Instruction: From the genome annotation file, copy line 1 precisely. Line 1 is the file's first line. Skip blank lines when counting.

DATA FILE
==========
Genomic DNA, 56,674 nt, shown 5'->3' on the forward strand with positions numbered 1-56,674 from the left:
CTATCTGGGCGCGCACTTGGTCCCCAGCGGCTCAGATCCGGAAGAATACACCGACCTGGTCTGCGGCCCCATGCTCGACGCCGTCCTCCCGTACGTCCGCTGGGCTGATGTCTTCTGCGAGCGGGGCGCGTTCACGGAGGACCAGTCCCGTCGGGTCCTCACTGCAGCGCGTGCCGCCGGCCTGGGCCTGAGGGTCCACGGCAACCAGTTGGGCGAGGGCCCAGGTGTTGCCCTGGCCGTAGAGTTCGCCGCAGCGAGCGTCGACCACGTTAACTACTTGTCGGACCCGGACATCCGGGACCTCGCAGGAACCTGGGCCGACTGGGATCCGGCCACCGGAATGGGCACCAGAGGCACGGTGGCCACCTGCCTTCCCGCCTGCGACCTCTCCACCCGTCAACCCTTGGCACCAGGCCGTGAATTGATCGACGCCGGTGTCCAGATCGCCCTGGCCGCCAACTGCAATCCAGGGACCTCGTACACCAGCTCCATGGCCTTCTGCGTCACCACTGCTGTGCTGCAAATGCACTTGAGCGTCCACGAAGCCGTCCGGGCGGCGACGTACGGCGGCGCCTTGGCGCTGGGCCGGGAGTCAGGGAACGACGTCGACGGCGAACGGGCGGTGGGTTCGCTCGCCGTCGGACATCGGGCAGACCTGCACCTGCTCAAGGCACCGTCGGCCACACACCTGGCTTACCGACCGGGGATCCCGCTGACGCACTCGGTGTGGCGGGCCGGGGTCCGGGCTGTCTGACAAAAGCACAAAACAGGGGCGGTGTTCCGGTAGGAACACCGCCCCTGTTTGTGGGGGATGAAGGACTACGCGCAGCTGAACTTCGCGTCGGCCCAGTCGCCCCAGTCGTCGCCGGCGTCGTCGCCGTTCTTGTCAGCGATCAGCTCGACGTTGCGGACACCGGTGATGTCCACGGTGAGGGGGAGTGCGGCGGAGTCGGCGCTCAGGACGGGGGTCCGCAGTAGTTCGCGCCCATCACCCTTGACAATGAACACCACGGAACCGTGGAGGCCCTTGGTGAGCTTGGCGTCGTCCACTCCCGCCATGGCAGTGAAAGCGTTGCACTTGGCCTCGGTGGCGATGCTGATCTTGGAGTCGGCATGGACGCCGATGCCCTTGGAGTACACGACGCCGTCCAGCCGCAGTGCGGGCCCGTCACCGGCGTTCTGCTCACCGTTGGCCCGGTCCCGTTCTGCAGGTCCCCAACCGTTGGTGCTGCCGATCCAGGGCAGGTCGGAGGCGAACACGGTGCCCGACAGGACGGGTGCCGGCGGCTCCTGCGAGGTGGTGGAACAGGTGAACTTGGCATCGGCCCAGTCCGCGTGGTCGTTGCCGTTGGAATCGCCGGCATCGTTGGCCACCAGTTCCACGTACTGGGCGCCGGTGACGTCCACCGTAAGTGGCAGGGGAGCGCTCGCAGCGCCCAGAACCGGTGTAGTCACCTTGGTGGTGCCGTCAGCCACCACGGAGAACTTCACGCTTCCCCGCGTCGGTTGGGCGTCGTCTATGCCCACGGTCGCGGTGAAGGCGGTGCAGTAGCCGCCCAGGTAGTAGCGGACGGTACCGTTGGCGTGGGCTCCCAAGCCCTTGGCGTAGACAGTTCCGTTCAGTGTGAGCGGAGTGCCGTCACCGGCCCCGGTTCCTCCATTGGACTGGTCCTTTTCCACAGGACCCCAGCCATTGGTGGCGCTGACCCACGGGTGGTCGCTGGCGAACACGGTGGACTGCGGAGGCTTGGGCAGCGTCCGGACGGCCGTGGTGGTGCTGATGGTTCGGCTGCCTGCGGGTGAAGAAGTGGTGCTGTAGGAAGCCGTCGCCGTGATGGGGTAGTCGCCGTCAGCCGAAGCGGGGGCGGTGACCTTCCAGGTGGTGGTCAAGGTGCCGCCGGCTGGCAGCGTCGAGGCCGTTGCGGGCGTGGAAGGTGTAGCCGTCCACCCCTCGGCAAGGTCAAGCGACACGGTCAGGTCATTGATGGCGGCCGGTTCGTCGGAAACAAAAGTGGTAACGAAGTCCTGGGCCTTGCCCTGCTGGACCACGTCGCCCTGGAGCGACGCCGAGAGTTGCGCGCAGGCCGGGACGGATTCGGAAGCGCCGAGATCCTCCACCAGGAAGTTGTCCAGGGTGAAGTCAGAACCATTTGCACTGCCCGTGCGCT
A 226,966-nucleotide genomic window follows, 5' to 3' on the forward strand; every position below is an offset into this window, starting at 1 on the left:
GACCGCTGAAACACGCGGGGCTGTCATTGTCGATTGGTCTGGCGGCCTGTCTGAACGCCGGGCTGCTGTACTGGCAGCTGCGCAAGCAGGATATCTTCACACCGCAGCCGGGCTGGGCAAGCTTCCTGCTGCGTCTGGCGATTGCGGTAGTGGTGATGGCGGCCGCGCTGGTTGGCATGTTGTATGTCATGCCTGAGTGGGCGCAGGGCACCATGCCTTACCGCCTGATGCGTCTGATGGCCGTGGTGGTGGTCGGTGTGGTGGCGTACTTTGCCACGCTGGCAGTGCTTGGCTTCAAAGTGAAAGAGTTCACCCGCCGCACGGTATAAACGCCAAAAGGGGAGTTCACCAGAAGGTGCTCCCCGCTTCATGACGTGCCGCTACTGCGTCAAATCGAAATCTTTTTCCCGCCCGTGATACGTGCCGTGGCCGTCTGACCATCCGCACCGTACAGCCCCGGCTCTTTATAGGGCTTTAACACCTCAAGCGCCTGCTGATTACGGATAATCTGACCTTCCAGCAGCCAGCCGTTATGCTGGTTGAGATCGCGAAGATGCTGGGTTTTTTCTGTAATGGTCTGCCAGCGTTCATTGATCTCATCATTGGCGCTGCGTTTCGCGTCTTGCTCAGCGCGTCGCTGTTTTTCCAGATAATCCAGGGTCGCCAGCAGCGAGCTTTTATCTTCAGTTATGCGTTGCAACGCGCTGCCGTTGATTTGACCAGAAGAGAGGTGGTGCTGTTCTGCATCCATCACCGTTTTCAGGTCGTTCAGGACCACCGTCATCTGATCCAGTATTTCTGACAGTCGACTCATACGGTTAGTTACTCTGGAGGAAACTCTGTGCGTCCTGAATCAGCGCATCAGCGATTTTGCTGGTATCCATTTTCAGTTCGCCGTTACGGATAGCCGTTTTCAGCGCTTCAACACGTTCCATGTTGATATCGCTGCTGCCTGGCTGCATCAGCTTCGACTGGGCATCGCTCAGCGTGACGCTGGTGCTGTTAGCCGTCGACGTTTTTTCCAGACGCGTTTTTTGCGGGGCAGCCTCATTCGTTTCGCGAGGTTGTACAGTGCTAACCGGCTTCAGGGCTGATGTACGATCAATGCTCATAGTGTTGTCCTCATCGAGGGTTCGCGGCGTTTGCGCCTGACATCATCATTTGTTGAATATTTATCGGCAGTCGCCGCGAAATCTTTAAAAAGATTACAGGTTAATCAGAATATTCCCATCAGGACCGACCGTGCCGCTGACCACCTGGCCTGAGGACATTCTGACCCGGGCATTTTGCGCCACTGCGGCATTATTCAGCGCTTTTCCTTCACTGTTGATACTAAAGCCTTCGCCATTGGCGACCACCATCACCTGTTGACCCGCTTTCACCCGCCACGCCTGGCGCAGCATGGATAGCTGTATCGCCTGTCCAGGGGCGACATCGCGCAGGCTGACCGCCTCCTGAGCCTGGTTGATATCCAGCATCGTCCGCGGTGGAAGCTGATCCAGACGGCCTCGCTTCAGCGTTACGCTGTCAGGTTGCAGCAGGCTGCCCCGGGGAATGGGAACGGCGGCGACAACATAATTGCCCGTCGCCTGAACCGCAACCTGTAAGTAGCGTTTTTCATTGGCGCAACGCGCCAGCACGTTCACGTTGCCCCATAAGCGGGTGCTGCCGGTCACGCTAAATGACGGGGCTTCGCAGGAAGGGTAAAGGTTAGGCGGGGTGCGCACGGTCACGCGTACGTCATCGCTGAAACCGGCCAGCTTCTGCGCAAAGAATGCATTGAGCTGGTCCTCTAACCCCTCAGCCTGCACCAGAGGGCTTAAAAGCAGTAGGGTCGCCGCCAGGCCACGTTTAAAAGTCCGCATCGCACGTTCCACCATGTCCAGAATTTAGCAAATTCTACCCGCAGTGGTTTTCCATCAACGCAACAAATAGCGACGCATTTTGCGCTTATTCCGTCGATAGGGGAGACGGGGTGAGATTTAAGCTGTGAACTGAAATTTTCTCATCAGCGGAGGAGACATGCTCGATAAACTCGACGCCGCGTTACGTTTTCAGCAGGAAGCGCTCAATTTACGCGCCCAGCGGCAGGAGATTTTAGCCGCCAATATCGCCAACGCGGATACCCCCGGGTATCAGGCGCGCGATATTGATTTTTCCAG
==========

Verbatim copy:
Genomic DNA, 56,674 nt, shown 5'->3' on the forward strand with positions numbered 1-56,674 from the left: